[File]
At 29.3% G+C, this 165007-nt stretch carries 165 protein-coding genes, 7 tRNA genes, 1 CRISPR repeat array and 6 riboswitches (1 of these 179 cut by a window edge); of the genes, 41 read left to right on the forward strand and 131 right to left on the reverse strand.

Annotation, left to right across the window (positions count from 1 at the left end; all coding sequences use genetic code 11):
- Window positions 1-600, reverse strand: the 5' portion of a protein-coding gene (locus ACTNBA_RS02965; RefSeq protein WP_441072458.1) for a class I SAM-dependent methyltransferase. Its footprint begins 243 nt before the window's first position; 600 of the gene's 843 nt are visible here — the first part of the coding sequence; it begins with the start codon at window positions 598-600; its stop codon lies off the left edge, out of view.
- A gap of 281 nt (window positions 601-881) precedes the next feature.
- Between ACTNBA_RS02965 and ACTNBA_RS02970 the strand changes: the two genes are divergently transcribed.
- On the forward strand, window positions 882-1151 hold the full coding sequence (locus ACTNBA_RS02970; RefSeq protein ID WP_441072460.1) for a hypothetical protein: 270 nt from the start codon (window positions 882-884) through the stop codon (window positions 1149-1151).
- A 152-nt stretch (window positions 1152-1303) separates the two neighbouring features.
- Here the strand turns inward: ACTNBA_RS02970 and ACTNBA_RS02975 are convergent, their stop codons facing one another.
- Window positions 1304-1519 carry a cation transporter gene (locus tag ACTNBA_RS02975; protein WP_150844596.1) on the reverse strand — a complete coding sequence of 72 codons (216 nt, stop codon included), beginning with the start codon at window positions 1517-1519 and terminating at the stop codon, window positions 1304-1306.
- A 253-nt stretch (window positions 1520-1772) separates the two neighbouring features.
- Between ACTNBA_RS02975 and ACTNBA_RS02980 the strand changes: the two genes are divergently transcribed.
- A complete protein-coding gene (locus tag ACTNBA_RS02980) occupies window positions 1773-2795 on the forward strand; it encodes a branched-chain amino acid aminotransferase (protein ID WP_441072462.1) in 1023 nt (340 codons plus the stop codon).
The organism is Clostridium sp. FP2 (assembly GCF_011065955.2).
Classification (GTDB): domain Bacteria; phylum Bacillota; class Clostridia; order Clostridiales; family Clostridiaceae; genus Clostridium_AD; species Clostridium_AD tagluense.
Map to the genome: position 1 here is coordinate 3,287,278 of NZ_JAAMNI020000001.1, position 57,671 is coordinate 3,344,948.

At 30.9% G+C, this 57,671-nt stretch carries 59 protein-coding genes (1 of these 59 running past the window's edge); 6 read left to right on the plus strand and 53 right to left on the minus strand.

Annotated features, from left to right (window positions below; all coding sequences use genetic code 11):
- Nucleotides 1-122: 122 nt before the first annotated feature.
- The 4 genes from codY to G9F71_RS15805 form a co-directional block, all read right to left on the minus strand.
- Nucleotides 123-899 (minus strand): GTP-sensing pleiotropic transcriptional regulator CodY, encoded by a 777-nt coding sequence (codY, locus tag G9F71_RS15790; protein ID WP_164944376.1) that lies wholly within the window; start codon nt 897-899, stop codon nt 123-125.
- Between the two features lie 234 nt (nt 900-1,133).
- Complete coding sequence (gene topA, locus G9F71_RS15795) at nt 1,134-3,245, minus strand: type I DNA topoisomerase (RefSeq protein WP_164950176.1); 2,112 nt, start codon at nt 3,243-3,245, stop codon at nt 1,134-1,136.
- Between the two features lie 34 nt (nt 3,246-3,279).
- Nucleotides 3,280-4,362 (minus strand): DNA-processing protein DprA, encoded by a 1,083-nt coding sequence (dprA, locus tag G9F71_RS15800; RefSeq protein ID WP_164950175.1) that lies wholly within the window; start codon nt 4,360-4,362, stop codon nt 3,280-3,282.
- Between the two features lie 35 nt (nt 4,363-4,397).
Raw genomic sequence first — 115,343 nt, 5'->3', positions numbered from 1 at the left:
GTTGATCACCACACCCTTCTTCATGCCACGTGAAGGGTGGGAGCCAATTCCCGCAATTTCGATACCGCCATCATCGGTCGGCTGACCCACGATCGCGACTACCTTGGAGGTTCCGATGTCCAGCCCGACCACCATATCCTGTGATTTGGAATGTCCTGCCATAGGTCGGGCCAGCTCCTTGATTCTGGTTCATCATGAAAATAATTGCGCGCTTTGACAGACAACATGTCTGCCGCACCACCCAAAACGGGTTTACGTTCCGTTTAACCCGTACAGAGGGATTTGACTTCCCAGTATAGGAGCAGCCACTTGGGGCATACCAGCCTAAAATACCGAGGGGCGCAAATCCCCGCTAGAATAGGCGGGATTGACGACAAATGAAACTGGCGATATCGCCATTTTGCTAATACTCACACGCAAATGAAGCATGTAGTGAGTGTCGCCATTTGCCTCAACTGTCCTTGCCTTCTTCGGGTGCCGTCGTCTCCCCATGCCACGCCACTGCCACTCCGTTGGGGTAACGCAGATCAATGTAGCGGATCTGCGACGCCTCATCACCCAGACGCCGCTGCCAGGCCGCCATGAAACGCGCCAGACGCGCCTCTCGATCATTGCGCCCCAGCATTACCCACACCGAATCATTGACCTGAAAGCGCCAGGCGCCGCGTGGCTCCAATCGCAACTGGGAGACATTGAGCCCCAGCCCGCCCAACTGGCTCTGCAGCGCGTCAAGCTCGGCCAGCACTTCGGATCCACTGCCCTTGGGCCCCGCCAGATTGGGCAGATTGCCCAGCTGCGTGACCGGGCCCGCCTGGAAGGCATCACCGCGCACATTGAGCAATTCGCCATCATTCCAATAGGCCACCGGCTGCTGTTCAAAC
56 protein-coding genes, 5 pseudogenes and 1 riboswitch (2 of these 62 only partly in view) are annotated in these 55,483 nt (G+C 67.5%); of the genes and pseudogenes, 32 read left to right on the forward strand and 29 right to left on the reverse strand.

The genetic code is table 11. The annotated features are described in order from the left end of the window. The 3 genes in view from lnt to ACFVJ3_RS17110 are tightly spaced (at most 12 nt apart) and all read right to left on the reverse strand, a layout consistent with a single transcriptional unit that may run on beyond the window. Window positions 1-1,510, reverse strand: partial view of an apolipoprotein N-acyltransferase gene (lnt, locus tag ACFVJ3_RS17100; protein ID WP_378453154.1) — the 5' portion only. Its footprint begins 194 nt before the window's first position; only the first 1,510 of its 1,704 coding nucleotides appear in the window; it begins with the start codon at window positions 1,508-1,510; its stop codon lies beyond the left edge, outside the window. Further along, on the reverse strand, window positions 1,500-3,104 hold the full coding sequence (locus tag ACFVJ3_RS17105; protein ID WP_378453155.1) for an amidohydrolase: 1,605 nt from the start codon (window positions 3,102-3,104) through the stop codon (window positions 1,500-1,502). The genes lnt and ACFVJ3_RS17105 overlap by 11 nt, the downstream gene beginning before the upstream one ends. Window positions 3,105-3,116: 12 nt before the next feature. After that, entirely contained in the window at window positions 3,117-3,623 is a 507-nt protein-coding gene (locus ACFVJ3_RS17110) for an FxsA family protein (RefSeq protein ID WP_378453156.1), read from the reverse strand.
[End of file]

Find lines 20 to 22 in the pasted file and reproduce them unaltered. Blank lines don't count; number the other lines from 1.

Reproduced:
- Nucleotides 123-899 (minus strand): GTP-sensing pleiotropic transcriptional regulator CodY, encoded by a 777-nt coding sequence (codY, locus tag G9F71_RS15790; protein ID WP_164944376.1) that lies wholly within the window; start codon nt 897-899, stop codon nt 123-125.
- Between the two features lie 234 nt (nt 900-1,133).
- Complete coding sequence (gene topA, locus G9F71_RS15795) at nt 1,134-3,245, minus strand: type I DNA topoisomerase (RefSeq protein WP_164950176.1); 2,112 nt, start codon at nt 3,243-3,245, stop codon at nt 1,134-1,136.